Beijing: North Korea’s underground nuclear test site has partially collapsed following a massive bomb blast in 2017, making it unusable, Chinese seismologists have concluded.
The North’s leader Kim Jong Un declared last week that his regime would halt nuclear and long-range missile tests and shut down its nuclear site at Punggye-ri under Mount Mantap in the country’s northeast.
The offer came days before his summit this Friday with the South’s President Moon Jae-in, which is scheduled to be followed by a summit with US President Donald Trump.
North Korea conducted five of its six nuclear tests at the site, with the biggest blast last September 3 triggering a 6.3-magnitude earthquake that was felt across the northern border with China.
The North claimed it tested a hydrogen bomb.
Landslides and earthquakes following the explosion led to speculation that the site was suffering from “tired mountain syndrome”.
Two studies involving Chinese experts have found that a 4.1-magnitude aftershock that took place 8 1/2 minutes after the first quake caused the collapse of rock inside the mountain.
“It is necessary to continue monitoring possible leaks of radioactive materials caused by the collapse incident,” said the University of Science and Technology of China in a summary of one study posted on its website.
The university said the study would be published in Geophysicial Research Letters, a journal of the American Geophysical Union.
An English-language abstract by the study authors in another section of the university’s website concluded: “The occurrence of the collapse should deem the underground infrastructure beneath mountain Mantap not be used for any future nuclear tests.”
The line about the site being unusable does not appear in the Chinese-language summary and it was unclear whether it would be included in the journal.
One of the study’s authors, Lianxing Wen of New York’s Stony Brook University, did not immediately respond to emailed questions.
A second study led by Chinese scientists, including experts from the China Earthquake Administration, also concluded that the September aftershock had caused a collapse.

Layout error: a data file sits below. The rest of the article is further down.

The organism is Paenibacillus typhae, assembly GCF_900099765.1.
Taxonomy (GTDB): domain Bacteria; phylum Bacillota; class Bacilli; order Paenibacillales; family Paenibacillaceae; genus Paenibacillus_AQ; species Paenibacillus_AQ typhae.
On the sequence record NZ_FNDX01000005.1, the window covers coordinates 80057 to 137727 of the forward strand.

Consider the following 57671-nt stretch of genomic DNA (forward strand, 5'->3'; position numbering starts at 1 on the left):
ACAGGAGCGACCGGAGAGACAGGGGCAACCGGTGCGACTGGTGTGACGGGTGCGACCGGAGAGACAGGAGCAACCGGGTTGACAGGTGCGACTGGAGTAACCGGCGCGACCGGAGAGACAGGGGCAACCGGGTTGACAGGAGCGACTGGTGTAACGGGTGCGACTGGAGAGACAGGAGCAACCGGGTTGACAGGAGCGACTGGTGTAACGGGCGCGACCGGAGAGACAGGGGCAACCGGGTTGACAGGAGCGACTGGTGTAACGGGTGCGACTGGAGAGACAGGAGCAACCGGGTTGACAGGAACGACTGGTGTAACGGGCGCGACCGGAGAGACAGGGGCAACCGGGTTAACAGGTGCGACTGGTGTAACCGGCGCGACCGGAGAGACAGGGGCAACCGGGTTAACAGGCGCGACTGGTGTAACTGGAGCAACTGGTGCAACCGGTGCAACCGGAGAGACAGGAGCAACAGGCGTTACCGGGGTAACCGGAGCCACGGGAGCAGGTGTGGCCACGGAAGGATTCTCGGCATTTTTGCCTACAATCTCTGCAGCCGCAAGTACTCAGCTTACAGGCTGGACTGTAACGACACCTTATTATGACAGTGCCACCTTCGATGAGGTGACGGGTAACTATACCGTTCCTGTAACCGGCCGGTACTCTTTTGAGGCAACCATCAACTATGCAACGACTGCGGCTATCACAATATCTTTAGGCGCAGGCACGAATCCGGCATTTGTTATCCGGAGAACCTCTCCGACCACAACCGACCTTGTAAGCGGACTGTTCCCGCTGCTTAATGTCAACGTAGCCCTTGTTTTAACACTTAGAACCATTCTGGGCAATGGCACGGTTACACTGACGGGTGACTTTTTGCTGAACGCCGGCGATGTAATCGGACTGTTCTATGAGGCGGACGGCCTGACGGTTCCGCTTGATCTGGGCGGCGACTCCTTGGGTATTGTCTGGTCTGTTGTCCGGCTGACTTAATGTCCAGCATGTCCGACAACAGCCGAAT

“The aftershock was neither a secondary explosion nor a triggered tectonic earthquake,” said the second study, published last month, also in Geophysicial Research Letters.
“It occurred due to a process comparable to a ‘mirror image’ of the explosion, that is, a rock collapse, or compaction, for the first time documented in North Korea’s test site,” it said.
51 dead as rainstorm lashes South Africa
Durban: South African authorities said that at least 51 people were killed, including two Zambian minors aged six and nine, after a rainstorm lashed the provinces of Eastern Cape and KwaZulu-Natal here.
Scores have been wounded and more than 1,000 have been displaced, according to South African President Cyril Ramaphosa.
“We want to commend rescue services at all levels of government for their rapid response. Resources have been mobilized and our teams on the ground have saved lives. More than 1000 people have been displaced and the government is providing shelter and support to those in need,” he tweeted.
“We thank the communities and individuals who risked their own lives to save loved ones, neighbours or strangers. We also thank the NGOs who are helping those in need by providing shelter, food and ablution facilities. I’ll be going to EC to assess the situation there as well,” he added.
The city of Durban was amongst the most affected areas, which faced flash floods and rainstorm.
The two Zambian children lost their lives after the roof of the house they were sleeping in collapsed, reports Xinhua. Their father sustained injuries and is currently receiving treatment, according to the Zambian embassy in South Africa.
Sri Lanka troops join hunt for bomb attack suspects
Colombo: Sri Lanka deployed thousands of additional troops countrywide overnight to help police hunt for suspects in the Easter Sunday suicide blasts that killed nearly 360 people, a spokesman said on Thursday.
Brigadier Sumith Atapattu said the army increased its deployment by 1,300 to 6,300, with the navy and airforce also deploying 2,000 more personnel.
“We are armed with powers to search, seize, arrest and detain under emergency regulations,” Atapattu told AFP.
“We are involved in static guard duties, patrolling and helping with cordon-and-search operations.”